Suffice it to say that for all of the joy incongruity, verbal wit, minor accidents (particularly those involving getting hit in the genital regions or stepping on animal feces), slips of the tongue and absurdity brings, humour can equally dampen your spirits, if done mindlessly or worst, maliciously.

To elicit the former, psychotherapist and mirthologist Steven Sultanoff offers the following five suggestions to ensure that one is using humour (in interpersonal settings) correctly and appropriately:
  • Only use humour if the target/recipient of your humour has previously used humour with you.

  • Only use humour when you have an established strong relationship with the target/recipient.

  • Only use humour in socially appropriate and light-hearted situations. Although some use humour to eliminate tension, Sultanoff suggests that this could lead to potentially undesirable reactions if taken too far.

  • If ever in doubt about one’s relationship with a target/recipient, test the waters first with self-depreciating humour to gauge the target/recipient’s response.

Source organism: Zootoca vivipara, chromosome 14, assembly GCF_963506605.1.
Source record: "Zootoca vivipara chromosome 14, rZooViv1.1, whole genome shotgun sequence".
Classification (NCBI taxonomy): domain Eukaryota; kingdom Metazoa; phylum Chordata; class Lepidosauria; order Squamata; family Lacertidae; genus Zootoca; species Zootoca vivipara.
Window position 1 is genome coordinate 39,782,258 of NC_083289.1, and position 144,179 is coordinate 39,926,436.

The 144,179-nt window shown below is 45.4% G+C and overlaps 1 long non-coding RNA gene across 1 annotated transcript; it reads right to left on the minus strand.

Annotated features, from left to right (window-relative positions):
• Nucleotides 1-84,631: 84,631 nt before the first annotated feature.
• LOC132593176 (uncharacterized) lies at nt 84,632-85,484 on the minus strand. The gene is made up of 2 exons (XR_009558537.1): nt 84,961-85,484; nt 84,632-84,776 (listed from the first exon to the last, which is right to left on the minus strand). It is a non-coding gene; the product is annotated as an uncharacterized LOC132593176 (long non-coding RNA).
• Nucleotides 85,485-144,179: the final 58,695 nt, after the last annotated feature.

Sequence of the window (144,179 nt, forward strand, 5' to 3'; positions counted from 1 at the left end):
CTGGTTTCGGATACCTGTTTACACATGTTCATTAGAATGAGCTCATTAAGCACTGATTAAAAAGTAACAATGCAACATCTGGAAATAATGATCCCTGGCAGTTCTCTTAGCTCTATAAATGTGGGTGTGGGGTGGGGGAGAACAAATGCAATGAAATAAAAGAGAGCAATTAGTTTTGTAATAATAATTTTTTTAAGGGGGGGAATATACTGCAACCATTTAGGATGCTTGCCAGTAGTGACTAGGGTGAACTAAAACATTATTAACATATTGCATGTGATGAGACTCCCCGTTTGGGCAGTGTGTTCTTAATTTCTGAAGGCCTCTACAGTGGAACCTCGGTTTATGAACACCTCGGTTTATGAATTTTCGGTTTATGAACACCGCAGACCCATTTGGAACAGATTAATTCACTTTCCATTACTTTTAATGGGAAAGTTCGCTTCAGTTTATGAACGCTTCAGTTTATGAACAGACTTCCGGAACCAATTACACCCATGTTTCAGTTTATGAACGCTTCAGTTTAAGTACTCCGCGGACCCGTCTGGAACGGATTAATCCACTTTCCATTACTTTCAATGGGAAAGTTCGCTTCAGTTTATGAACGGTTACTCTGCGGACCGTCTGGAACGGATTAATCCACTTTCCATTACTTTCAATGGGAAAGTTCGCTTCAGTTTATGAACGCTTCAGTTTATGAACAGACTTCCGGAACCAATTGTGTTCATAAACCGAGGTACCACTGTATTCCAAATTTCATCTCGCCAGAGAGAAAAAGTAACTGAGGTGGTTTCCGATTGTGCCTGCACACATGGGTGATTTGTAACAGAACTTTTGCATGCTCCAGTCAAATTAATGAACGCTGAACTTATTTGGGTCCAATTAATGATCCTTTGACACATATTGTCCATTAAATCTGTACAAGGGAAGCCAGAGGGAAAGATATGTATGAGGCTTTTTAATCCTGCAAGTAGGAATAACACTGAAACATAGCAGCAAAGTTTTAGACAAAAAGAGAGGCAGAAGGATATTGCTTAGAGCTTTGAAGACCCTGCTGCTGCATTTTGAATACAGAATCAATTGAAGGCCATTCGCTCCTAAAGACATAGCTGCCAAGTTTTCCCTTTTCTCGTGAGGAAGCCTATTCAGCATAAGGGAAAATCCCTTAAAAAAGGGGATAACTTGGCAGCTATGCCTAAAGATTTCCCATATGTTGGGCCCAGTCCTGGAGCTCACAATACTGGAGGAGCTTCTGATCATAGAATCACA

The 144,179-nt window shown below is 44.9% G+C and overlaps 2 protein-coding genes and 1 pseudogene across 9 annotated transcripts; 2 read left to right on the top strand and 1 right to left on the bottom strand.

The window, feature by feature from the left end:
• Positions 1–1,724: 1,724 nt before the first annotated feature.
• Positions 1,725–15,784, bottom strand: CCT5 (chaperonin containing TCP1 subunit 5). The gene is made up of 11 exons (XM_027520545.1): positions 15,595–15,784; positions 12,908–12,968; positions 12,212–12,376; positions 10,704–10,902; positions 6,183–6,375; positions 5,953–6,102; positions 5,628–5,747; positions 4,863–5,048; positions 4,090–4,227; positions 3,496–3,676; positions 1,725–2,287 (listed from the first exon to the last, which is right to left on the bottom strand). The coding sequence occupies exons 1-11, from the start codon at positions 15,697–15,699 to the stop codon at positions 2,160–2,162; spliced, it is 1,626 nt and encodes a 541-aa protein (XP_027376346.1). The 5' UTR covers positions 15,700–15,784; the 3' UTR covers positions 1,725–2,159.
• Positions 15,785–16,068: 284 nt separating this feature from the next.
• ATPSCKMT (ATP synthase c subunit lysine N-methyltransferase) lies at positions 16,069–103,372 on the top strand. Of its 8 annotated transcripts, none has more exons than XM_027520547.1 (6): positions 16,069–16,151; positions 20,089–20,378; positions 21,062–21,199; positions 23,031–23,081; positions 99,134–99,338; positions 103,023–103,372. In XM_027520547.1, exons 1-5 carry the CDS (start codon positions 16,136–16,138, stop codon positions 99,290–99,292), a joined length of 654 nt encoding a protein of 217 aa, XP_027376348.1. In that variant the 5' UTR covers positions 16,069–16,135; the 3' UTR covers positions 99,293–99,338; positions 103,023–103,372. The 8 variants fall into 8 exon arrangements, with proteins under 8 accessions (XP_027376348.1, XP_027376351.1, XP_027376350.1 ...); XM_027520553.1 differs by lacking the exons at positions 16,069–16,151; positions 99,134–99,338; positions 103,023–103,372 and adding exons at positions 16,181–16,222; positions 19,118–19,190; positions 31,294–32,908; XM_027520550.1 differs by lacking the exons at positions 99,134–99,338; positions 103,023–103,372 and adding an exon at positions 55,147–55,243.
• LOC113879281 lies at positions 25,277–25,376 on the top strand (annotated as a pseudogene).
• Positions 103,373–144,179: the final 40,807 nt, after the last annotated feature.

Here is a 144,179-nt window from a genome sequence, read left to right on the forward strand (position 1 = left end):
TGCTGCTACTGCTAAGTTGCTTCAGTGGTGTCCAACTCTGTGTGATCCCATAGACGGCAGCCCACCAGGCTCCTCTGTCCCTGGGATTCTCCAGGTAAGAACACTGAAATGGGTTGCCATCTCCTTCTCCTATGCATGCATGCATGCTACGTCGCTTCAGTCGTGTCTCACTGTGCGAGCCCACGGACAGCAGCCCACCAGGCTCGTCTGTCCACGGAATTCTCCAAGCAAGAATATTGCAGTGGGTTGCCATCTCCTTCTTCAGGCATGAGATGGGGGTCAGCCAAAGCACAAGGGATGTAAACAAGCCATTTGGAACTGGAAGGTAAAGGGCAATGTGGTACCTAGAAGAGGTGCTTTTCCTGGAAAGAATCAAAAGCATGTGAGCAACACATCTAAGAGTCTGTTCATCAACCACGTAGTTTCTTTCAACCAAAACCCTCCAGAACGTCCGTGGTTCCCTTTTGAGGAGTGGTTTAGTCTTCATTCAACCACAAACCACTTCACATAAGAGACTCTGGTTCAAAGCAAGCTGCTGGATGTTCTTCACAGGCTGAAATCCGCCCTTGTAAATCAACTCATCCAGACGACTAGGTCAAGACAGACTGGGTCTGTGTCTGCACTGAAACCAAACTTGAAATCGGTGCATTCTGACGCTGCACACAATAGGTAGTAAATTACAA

• And finally (and MOST importantly), humour is used most effectively when employed to poke fun at a situation, NOT at another person or group of people.
To this, Hugh LaFollette & Niall Shanks of American Philosophical Quarterly add that humour is context-dependent, and relies largely on a listener’s current state. Even if a listener has the cognitive capacity and necessary information to find a particular joke or situation humourous, there are factors that may interfere with the processing of a funny stimulus including: one’s current psychological (mood) and cognitive/physiological state (ie: if they are experiencing pain), the environment (ie: if telling jokes seems inappropriate), and one’s ability to employ “psychic distance” (ie: the ability to detach from one’s personal beliefs and see situations from varying perspectives). Gender contributes even more complication to these theories seeing as guys can and do regularly tear each other ‘new ones’ without getting offended…or at least not showing they’re offended as socialization dictates that “real” men never display their feelings (but that’s a whole nother can of worms).

In conclusion, I’d like to leave you with a few final thoughts to mull over next time you’re contemplating adding some mirth to the mix:
1) ALL jokes are based on some sense of truth (albeit often exaggerated),

2) know your audience before you engage in displays of your wit, and finally

3) reserve your hilarity for its true purpose (ie: to produce happiness). If you’ve got nothing nice to say, don’t say it at all – coating it with the “oh I was just kidding” excuse is just as lousy as trying to convince someone that you only slept with their significant other because you were drunk. In two letters, it’s b.s.